Privilege in English law: three common problem areas for litigators
Protecting sensitive information through legal privilege is a key consideration in litigation and investigations in common law jurisdictions. In English law, privilege does not provide blanket protection. Rather, protected communications must fall within one or more of the established categories of privilege. These categories are based on rules developed and refined through legal precedent. The rules are constantly developing in order to adapt to changes in the legal and commercial landscape and to address novel factual situations arising in disputes over privilege.
In this article, we consider the current state of play in three common privilege problem areas for litigators under English law: non-UK lawyer communications, internal investigations and partially privileged documents.
Privilege and non-UK lawyer communications
Cross-border litigation, particularly in common law jurisdictions where broad disclosure/discovery is available, frequently raises issues about the application of privilege to non-UK lawyer communications. Under English law, the application of privilege is a matter governed by the lex fori (ie, the law of the forum of the proceedings). As such, in English proceedings, the courts apply English law in determining whether communications with non-UK lawyers are privileged.
On one view, this approach has the advantages of being straightforward and avoiding the need to adduce evidence of law in other jurisdictions. However, crucially for litigants, it may result in communications attracting less (or more) protection than in the relevant jurisdictions, an outcome that the lawyer and their client are unlikely to have intended.
Contrast the English position with that of the US federal courts, where a choice of law approach generally applies. This considers which jurisdiction has the ‘predominant’ or ‘most direct and compelling interest’ in the communication, which can lead to non-US law being applied if there is no US nexus.1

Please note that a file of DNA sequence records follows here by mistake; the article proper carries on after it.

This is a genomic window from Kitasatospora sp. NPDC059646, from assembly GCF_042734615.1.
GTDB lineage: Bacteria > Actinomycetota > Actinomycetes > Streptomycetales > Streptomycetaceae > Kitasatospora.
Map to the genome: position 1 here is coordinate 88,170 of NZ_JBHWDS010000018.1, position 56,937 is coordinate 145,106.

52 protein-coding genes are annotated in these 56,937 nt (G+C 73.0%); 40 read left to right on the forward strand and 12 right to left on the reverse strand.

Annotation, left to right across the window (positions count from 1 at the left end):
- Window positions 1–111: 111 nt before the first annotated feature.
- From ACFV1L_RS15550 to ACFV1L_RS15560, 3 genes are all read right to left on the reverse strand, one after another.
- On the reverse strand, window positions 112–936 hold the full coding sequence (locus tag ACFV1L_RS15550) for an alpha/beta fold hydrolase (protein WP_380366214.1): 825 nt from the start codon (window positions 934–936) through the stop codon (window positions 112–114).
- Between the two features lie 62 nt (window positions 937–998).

The English approach dates from the mid-nineteenth century, an age where cross- border litigation was far less common than today. In a recent case involving US lawyer documents,2 the disclosing party sought to persuade the court that, to the extent English law did not protect the documents from disclosure, the lex fori approach should be revisited. Although this was not accepted, the court provided a gloss which suggests that considerations of non-UK law are not precluded entirely. It acknowledged that in an appropriate ‘special case’, the court’s general discretion under the English Civil Procedure Rules to refuse inspection might consider rights under non-UK law.
This particular matter was held to not be a ‘special case’. The court cited a lack of ‘legitimate expectation’ of protection under US law, given it was accepted that the subject matter of the communications were relevant to English proceedings (the case also involved a UK corporate group). It was also unpersuaded by the overall circumstances of the case. It remains to be seen whether different circumstances would open the door wider to non-UK law, but the threshold is likely to be a high one, with compelling reasons required. In the meantime, the best practical advice for cross-border litigants is that taking steps to maximise privilege and anticipating potential forums for disclosure requests should be at the centre of their planning from the earliest stage.
Internal investigations relating to government enquires: does litigation privilege apply?
Internal reviews or investigations are frequently conducted in connection with both government enquiries and actual/ potential civil claims. In English law, litigation privilege has a broader scope than legal advice privilege, meaning that where an internal investigation relates to a contentious matter, it is likely to be a last line of defence to disclosure. Litigation privilege applies to confidential communications where, at the time of the communication: (1) litigation is in reasonable contemplation; and (2) the communication is made for the dominant purpose of that litigation.